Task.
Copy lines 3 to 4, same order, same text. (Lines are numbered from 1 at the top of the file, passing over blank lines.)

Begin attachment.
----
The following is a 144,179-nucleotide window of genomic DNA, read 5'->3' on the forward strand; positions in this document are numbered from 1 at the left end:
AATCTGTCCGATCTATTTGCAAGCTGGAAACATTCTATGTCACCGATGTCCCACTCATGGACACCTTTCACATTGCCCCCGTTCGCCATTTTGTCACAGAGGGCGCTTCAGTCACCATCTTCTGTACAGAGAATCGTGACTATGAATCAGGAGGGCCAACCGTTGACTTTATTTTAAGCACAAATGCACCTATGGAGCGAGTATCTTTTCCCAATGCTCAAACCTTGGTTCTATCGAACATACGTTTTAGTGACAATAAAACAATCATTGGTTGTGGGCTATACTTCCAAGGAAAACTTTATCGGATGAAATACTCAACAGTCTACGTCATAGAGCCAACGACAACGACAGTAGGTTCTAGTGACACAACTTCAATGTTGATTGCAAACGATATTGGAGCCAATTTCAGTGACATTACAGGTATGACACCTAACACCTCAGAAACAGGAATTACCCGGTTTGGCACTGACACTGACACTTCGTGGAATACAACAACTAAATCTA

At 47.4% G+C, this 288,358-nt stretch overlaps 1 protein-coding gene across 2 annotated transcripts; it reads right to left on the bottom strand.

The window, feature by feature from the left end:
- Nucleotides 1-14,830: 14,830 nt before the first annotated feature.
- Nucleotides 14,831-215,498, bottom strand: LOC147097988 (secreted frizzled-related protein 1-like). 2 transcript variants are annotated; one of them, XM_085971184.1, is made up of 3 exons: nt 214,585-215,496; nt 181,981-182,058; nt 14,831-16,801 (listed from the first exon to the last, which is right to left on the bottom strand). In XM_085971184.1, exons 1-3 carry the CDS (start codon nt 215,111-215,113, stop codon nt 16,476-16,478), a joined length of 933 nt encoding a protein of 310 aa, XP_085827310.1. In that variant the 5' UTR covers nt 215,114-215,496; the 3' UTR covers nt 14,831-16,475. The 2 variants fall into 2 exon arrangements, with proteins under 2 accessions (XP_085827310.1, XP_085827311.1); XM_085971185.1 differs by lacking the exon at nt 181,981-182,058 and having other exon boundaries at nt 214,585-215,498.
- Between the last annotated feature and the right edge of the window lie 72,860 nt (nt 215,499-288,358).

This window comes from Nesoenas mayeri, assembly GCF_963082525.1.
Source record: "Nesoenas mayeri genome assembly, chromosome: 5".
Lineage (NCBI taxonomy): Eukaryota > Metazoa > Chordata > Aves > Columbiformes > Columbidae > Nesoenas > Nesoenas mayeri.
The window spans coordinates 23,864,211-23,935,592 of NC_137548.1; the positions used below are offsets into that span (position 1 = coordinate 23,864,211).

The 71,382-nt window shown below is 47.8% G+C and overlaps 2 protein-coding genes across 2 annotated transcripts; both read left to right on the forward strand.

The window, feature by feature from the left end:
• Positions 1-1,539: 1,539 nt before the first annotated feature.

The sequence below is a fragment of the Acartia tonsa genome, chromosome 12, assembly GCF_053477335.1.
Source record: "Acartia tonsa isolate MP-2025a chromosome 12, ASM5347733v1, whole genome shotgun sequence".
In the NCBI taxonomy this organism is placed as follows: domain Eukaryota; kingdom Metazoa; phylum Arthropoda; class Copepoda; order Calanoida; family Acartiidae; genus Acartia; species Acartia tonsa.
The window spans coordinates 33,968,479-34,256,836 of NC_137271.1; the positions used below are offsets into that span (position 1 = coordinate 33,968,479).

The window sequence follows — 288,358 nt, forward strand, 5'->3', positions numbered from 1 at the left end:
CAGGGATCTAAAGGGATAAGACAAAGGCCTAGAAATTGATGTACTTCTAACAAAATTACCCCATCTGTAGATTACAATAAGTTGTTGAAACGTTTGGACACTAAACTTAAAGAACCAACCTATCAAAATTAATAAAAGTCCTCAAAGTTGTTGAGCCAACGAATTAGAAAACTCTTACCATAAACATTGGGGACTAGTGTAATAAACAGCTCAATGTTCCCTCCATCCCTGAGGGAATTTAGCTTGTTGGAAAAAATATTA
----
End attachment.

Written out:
At 47.4% G+C, this 288,358-nt stretch overlaps 1 protein-coding gene across 2 annotated transcripts; it reads right to left on the bottom strand.

The window, feature by feature from the left end: